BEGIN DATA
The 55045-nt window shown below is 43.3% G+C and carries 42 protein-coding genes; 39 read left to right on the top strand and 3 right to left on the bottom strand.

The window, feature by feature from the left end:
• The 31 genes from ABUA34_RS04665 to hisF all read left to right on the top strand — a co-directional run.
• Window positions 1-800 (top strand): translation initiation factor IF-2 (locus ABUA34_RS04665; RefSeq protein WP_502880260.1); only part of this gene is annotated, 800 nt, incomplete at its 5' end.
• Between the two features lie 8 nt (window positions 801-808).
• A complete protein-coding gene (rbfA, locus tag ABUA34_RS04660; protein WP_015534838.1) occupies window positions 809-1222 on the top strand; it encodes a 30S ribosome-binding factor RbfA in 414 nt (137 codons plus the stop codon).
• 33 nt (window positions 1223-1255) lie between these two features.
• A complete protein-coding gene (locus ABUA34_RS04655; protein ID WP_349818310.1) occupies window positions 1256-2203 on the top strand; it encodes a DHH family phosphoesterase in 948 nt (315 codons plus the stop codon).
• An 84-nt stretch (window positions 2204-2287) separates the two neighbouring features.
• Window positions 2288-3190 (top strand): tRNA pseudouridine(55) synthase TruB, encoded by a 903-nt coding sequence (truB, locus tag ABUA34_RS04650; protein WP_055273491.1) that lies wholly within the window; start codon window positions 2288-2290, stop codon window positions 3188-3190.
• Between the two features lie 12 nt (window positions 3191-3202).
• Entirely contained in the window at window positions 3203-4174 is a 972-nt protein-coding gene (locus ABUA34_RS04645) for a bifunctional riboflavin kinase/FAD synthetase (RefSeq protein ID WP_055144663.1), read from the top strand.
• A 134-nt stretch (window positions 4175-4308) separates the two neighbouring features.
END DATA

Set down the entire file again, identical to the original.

The 55045-nt window shown below is 43.3% G+C and carries 42 protein-coding genes; 39 read left to right on the top strand and 3 right to left on the bottom strand.

The window, feature by feature from the left end:
• The 31 genes from ABUA34_RS04665 to hisF all read left to right on the top strand — a co-directional run.
• Window positions 1-800 (top strand): translation initiation factor IF-2 (locus ABUA34_RS04665; RefSeq protein WP_502880260.1); only part of this gene is annotated, 800 nt, incomplete at its 5' end.
• Between the two features lie 8 nt (window positions 801-808).
• A complete protein-coding gene (rbfA, locus tag ABUA34_RS04660; protein WP_015534838.1) occupies window positions 809-1222 on the top strand; it encodes a 30S ribosome-binding factor RbfA in 414 nt (137 codons plus the stop codon).
• 33 nt (window positions 1223-1255) lie between these two features.
• A complete protein-coding gene (locus ABUA34_RS04655; protein ID WP_349818310.1) occupies window positions 1256-2203 on the top strand; it encodes a DHH family phosphoesterase in 948 nt (315 codons plus the stop codon).
• An 84-nt stretch (window positions 2204-2287) separates the two neighbouring features.
• Window positions 2288-3190 (top strand): tRNA pseudouridine(55) synthase TruB, encoded by a 903-nt coding sequence (truB, locus tag ABUA34_RS04650; protein WP_055273491.1) that lies wholly within the window; start codon window positions 2288-2290, stop codon window positions 3188-3190.
• Between the two features lie 12 nt (window positions 3191-3202).
• Entirely contained in the window at window positions 3203-4174 is a 972-nt protein-coding gene (locus ABUA34_RS04645) for a bifunctional riboflavin kinase/FAD synthetase (RefSeq protein ID WP_055144663.1), read from the top strand.
• A 134-nt stretch (window positions 4175-4308) separates the two neighbouring features.